Daily Rituals: After 1,000 Shows in Vegas, Human Nature Reveals How They Prep for Each Night
Posted by Andrew C on Friday, June 27th, 2014
It seems like only yesterday that Human Nature left their native Australia to set forth on an exciting—but admittedly risky—journey. Starting out in the showroom in Las Vegas’s Imperial Palace, the quartet would bring its unique take on a distinctly American musical tradition to a whole new audience of… Americans! For all the group’s years of acclaim—and even with the huge support of the iconic Smokey Robinson—there was no guarantee that “The Motown Show” would connect with Vegas show-goers. More than 1,000 performances later, however, the verdict is in. Human Nature has conquered the New World.
“It’s crazy to think we’ve done more than a thousand shows in Las Vegas,” says Phil Burton. “We weren’t sure when we started whether we’d even make it through the first month, but here we are five years later! …I think the thing that has changed the most since show #1 is that we are much more confident about our place in Vegas. We aren’t worried about going home with our tails between our legs anymore, and that means we can now branch out a little and work on new ideas for the future.”
Back on April 12, Human Nature marked that landmark 1,000th Vegas show with a very special appearance by none other than the legendary Smokey himself, who joined the guys on stage at the Venetian’s Sands Showroom to sing a couple classics.
“Without a doubt, that was one of the biggest highlights,” recalls Toby Allen, “just being able to have Smokey join us on stage to perform with us again. It is a rare treat for us as much as it is for the audience. And with his surprise entry on stage in the middle of ‘The Tracks Of My Tears,’ the audience didn’t see it coming– and they erupted with enthusiasm. It was awesome.”
“It really is a true honor to sing with him,” Phil confirms.
Since that celebratory night, the Human Nature juggernaut has carried right on doing what it does, with dozens of shows setting them on course for the next inevitable landmark. But while their eyes are set on the future, hitting the 1K total did lead to some understandable bouts of nostalgia for the boys.
When asked to name a moment that most stands out from these past five years and that boatload of performances, Michael Tierney has a pretty quick answer.
“One of the special nights was definitely opening night at the Venetian,” he says. “We moved to that venue [in 2013] and it was pretty amazing. We started at the Imperial Palace a few years ago and it wasn’t the most glamorous of places. It was a pretty rundown casino there. The showroom was great. But to get to move to one of the best hotels on the Strip— it just felt like we’d really gone somewhere. It felt pretty great. Also, having Smokey and Berry Gordy in the audience—two of the pioneers–while we’re performing these songs… that was pretty amazing, as well.”
As great as highlights like that are, though, it’s probably more appropriate—since we’re talking about Human Nature’s longevity here—to dive a bit more into the day-to-day grind of being a resident Vegas show band. Singing with Smokey Robinson would be enough to motivate anybody, but what about those other 999 shows or so? What daily traditions, rituals, or superstitions have kept the lads plugging away at their best for so long without skipping a beat?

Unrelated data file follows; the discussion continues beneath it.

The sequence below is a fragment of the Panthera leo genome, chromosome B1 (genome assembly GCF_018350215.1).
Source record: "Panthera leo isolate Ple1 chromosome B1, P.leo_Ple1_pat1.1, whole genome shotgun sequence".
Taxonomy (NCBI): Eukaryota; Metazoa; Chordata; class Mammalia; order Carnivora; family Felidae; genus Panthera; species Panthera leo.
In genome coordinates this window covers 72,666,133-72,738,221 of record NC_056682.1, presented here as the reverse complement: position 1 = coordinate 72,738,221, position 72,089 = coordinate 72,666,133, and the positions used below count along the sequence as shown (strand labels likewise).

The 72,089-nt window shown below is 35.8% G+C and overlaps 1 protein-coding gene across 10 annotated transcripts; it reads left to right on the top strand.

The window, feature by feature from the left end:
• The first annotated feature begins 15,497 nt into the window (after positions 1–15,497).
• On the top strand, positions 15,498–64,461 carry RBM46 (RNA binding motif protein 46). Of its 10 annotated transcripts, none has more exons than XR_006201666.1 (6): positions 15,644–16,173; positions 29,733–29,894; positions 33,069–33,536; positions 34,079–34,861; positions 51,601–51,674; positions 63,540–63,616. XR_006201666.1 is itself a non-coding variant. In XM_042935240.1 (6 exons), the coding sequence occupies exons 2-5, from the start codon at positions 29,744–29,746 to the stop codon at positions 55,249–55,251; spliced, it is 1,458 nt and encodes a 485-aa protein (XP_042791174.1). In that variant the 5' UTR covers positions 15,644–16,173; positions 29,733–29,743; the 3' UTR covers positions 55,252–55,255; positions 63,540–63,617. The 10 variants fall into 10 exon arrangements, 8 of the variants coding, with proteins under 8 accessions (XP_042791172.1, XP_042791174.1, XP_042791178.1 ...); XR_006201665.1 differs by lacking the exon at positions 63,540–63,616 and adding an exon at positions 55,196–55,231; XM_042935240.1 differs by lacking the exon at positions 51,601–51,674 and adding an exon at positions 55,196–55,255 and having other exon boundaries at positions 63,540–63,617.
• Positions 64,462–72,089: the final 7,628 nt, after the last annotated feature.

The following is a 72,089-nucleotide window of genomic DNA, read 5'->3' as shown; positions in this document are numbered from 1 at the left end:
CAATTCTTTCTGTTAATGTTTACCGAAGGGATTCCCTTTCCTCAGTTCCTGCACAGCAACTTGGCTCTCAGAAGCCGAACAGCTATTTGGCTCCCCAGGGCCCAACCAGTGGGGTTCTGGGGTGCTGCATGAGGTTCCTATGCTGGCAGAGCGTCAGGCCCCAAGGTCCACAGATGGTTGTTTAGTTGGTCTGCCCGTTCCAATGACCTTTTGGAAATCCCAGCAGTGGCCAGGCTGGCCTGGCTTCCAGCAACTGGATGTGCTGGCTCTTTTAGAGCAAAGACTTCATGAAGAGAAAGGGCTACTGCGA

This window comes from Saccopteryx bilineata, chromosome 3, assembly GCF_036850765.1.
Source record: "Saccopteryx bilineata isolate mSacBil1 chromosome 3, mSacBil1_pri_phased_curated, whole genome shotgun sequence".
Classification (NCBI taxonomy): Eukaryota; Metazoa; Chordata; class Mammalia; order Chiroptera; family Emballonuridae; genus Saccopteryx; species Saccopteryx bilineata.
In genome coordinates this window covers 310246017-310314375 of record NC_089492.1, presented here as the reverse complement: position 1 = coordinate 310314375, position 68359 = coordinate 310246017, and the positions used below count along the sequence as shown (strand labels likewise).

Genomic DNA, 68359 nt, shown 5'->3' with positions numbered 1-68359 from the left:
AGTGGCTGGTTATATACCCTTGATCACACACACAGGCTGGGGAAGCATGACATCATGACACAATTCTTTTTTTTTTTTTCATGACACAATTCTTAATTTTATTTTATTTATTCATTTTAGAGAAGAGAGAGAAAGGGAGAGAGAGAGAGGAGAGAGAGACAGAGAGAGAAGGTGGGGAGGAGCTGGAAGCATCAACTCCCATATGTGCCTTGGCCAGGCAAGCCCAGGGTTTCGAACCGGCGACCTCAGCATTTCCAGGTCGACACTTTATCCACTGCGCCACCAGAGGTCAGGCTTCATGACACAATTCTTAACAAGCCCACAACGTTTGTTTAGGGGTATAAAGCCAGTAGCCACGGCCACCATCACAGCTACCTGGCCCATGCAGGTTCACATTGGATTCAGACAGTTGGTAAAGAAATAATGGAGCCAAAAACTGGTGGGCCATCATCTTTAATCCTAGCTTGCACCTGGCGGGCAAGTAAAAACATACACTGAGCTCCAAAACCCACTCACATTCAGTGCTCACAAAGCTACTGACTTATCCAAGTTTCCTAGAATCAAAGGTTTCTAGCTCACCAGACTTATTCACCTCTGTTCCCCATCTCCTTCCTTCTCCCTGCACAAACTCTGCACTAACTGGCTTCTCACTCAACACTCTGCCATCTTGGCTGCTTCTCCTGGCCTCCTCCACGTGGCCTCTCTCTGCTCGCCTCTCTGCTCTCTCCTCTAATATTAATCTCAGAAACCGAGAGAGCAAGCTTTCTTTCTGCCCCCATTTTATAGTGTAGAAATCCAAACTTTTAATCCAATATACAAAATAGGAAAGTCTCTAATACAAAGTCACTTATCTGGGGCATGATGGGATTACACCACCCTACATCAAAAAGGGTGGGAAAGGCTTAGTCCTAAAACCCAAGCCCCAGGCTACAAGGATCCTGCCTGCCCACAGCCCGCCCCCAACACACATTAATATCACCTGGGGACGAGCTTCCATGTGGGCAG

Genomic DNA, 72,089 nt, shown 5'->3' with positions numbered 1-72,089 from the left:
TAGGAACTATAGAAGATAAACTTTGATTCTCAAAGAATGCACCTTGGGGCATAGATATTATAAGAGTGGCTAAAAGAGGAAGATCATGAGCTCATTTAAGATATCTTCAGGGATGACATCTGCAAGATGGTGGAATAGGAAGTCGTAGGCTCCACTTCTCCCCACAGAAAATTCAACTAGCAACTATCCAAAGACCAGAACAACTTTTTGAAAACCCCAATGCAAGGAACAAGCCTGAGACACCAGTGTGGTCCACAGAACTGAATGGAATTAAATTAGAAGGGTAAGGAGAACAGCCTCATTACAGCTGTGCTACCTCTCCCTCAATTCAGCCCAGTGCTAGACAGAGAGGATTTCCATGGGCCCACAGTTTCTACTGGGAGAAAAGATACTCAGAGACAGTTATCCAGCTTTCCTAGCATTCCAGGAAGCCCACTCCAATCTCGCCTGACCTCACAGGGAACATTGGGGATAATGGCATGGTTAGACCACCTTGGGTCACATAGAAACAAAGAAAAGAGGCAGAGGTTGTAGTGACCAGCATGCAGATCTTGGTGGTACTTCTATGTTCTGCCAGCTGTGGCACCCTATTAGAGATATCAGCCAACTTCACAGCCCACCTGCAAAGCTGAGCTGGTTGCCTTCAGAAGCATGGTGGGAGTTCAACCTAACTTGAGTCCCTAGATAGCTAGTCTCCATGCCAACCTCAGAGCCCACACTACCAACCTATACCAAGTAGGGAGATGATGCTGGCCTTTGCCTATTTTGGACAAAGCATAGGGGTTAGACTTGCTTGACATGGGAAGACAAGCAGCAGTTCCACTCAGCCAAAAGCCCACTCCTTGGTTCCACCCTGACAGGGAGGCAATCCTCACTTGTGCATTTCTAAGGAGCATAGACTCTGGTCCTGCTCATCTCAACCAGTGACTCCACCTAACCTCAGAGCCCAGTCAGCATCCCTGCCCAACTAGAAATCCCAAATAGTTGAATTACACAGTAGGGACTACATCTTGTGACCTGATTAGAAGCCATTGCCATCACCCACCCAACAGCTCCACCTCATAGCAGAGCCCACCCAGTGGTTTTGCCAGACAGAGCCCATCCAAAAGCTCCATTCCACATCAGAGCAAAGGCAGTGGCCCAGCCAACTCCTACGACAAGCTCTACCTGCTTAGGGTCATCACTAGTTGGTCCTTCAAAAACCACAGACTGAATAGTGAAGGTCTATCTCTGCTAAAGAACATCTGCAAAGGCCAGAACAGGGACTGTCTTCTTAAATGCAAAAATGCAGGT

“My daily ritual usually involves something to keep me healthy and in shape,” Andrew Tierney says. “I workout in some way every day. Sometimes I’m more focused on a goal than others, but if I don’t do something active, I don’t feel like me. It helps that my wife is a gym junky, too, so we enjoy that part of our life together. I usually get up early, and with the show at night, our days are often free to enjoy some home time– catch up on TV or put off till tomorrow some handyman chores I don’t feel like doing today—I am a terrible handyman! I also feel cheated if I don’t make my daily trip to Whole Foods, even if it’s just for a fresh juice. We don’t eat out so a trip to Whole Foods feels like kind of a healthy cheat each day. With the show being a nightly event, it seems that the days are a good way to try and clear my head so when it comes to sound check and warming up for the performance, I can get excited about hitting the stage all over again.”
“Everyday is actually quite different for us depending on what we’re working on,” adds Michael, “whether it’s recording or planning shows or tours. I like to warm up my voice throughout the day, personally. But show nights at the Venetian always start with a sound check with our whole band at 6pm, then getting dressed and ready for a show at 7pm. It’s a pretty simple schedule to follow.”
“Yeah, I hate to sound boring,” says Phil Burton, “but there really isn’t much of a ritual for me leading up to a show. We do it so regularly that the previous performance basically serves as a rehearsal for the next night. The only thing I like to do before a show is have a shower– no big reason other than I just like to feel fresh going on stage. It’s not essential though. I can still perform without one! I probably just smell a bit [laughs].”
And there you have it. Eat your veggies. Warm up the pipes. And keep yourself clean. Three easy steps to put you on your way to 1,000 shows on the Vegas Strip.